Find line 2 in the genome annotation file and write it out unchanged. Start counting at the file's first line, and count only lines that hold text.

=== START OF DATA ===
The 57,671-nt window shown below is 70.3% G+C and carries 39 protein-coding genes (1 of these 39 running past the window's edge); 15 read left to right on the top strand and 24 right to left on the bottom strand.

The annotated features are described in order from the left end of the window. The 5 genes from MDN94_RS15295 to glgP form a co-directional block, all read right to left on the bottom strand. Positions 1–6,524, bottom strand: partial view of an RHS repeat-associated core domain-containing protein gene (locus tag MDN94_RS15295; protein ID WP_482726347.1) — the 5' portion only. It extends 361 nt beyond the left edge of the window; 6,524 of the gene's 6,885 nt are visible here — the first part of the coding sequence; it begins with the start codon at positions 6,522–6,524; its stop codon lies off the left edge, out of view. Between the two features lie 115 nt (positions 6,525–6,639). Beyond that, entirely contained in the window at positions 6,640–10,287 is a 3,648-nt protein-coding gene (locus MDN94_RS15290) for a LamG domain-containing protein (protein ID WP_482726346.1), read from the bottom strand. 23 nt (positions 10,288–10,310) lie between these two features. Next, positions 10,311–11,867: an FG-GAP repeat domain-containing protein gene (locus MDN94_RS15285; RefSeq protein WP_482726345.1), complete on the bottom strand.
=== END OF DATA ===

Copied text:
The annotated features are described in order from the left end of the window. The 5 genes from MDN94_RS15295 to glgP form a co-directional block, all read right to left on the bottom strand. Positions 1–6,524, bottom strand: partial view of an RHS repeat-associated core domain-containing protein gene (locus tag MDN94_RS15295; protein ID WP_482726347.1) — the 5' portion only. It extends 361 nt beyond the left edge of the window; 6,524 of the gene's 6,885 nt are visible here — the first part of the coding sequence; it begins with the start codon at positions 6,522–6,524; its stop codon lies off the left edge, out of view. Between the two features lie 115 nt (positions 6,525–6,639). Beyond that, entirely contained in the window at positions 6,640–10,287 is a 3,648-nt protein-coding gene (locus MDN94_RS15290) for a LamG domain-containing protein (protein ID WP_482726346.1), read from the bottom strand. 23 nt (positions 10,288–10,310) lie between these two features. Next, positions 10,311–11,867: an FG-GAP repeat domain-containing protein gene (locus MDN94_RS15285; RefSeq protein WP_482726345.1), complete on the bottom strand.